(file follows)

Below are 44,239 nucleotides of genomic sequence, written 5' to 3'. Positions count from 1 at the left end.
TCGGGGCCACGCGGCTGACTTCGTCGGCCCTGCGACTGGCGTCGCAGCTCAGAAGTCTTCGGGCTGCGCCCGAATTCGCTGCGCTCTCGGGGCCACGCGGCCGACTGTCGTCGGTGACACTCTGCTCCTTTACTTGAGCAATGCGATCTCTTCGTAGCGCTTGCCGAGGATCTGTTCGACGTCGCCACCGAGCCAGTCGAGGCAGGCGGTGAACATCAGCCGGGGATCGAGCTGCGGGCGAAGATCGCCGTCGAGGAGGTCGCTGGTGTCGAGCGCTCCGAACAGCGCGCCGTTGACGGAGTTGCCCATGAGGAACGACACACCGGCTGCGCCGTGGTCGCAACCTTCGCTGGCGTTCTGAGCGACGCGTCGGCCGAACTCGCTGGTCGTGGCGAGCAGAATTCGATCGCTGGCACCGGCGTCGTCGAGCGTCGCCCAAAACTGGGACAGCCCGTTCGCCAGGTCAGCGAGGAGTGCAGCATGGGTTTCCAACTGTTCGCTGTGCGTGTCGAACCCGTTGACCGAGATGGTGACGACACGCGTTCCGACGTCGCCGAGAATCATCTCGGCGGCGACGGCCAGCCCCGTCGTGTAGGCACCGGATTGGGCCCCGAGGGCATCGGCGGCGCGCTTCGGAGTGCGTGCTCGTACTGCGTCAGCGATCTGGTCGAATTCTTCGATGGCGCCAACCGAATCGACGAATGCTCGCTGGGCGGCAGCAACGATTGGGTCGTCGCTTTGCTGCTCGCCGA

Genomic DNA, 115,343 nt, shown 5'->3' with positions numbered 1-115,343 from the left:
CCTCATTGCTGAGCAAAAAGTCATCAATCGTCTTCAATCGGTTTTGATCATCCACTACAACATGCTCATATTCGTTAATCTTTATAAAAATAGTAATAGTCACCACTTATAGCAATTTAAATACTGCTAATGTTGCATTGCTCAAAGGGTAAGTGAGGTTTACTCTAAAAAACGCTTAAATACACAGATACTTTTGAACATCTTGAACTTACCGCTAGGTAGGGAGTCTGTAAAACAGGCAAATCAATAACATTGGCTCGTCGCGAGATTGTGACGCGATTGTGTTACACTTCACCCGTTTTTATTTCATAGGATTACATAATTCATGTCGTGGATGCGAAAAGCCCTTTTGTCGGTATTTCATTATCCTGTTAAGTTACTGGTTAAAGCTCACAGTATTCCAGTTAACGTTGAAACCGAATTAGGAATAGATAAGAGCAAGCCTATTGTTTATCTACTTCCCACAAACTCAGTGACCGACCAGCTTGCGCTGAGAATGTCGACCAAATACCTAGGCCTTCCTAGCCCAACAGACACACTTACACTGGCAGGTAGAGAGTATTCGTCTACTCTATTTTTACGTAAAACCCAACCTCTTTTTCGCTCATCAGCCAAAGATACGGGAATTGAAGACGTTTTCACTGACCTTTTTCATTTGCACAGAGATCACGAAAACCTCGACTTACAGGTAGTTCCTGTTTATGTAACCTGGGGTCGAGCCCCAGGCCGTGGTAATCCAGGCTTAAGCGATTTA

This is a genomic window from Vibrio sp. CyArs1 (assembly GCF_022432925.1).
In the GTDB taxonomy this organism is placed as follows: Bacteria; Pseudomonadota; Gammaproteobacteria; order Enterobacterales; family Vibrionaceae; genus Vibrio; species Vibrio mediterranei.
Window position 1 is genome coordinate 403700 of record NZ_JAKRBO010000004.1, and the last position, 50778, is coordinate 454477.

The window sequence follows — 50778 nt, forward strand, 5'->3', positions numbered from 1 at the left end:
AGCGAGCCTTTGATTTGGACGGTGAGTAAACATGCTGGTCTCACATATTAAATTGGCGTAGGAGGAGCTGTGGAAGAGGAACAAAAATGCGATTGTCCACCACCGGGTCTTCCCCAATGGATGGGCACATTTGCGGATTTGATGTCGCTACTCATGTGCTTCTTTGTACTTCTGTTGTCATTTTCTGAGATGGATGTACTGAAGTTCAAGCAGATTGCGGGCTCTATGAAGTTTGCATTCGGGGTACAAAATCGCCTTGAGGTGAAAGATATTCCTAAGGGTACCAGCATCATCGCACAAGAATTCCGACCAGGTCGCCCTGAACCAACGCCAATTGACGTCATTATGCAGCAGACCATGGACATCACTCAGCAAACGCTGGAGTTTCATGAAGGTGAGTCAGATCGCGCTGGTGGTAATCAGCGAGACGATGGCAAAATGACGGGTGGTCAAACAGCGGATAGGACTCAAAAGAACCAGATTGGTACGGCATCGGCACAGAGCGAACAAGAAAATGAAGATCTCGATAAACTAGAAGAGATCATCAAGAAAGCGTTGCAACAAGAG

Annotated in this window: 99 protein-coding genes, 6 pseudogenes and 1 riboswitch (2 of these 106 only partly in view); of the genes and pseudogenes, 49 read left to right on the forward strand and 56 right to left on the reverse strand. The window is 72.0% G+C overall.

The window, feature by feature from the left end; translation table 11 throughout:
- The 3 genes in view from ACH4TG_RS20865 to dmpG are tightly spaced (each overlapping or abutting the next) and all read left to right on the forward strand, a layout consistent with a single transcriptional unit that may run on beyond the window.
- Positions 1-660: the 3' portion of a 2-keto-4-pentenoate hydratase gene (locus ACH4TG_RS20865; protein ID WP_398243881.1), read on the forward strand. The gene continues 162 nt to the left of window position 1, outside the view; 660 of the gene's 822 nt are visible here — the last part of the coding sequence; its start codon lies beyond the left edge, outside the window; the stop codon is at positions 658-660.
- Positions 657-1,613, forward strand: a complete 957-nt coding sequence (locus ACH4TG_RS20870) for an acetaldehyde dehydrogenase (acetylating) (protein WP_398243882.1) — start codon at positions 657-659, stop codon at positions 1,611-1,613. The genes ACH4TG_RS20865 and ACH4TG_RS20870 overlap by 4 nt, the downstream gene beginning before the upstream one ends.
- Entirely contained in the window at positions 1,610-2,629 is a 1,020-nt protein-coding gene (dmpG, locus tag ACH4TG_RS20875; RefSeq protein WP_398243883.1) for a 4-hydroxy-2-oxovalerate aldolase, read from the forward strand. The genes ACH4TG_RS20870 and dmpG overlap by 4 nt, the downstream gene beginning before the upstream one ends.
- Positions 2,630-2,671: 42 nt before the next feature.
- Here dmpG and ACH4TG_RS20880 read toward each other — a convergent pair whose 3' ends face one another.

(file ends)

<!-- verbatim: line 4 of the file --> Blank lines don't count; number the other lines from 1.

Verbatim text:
CCTCATTGCTGAGCAAAAAGTCATCAATCGTCTTCAATCGGTTTTGATCATCCACTACAACATGCTCATATTCGTTAATCTTTATAAAAATAGTAATAGTCACCACTTATAGCAATTTAAATACTGCTAATGTTGCATTGCTCAAAGGGTAAGTGAGGTTTACTCTAAAAAACGCTTAAATACACAGATACTTTTGAACATCTTGAACTTACCGCTAGGTAGGGAGTCTGTAAAACAGGCAAATCAATAACATTGGCTCGTCGCGAGATTGTGACGCGATTGTGTTACACTTCACCCGTTTTTATTTCATAGGATTACATAATTCATGTCGTGGATGCGAAAAGCCCTTTTGTCGGTATTTCATTATCCTGTTAAGTTACTGGTTAAAGCTCACAGTATTCCAGTTAACGTTGAAACCGAATTAGGAATAGATAAGAGCAAGCCTATTGTTTATCTACTTCCCACAAACTCAGTGACCGACCAGCTTGCGCTGAGAATGTCGACCAAATACCTAGGCCTTCCTAGCCCAACAGACACACTTACACTGGCAGGTAGAGAGTATTCGTCTACTCTATTTTTACGTAAAACCCAACCTCTTTTTCGCTCATCAGCCAAAGATACGGGAATTGAAGACGTTTTCACTGACCTTTTTCATTTGCACAGAGATCACGAAAACCTCGACTTACAGGTAGTTCCTGTTTATGTAACCTGGGGTCGAGCCCCAGGCCGTGGTAATCCAGGCTTAAGCGATTTA